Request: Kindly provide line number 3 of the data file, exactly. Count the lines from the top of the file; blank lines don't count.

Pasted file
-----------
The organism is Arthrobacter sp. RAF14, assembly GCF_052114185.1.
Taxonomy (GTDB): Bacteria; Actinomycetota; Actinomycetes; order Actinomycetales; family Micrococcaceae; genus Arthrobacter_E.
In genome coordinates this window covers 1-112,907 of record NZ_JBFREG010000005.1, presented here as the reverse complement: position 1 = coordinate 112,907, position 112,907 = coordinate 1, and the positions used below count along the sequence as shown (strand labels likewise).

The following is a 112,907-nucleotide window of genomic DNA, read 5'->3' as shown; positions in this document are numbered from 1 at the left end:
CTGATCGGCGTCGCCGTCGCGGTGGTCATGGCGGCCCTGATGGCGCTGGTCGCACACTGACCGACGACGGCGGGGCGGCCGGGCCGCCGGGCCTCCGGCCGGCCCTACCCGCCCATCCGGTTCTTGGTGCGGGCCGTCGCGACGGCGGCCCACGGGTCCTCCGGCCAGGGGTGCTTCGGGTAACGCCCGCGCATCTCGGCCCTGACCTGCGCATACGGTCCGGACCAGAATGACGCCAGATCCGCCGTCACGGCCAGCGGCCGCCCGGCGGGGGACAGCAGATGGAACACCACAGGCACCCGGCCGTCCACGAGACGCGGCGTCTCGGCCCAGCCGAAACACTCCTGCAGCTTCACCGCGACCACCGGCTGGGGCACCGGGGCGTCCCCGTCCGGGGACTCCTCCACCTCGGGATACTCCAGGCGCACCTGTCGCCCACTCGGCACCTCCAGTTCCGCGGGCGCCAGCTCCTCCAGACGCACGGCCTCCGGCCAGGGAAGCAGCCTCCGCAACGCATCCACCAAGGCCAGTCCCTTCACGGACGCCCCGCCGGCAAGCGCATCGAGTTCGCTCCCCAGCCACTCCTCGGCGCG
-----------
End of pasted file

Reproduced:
In genome coordinates this window covers 1-112,907 of record NZ_JBFREG010000005.1, presented here as the reverse complement: position 1 = coordinate 112,907, position 112,907 = coordinate 1, and the positions used below count along the sequence as shown (strand labels likewise).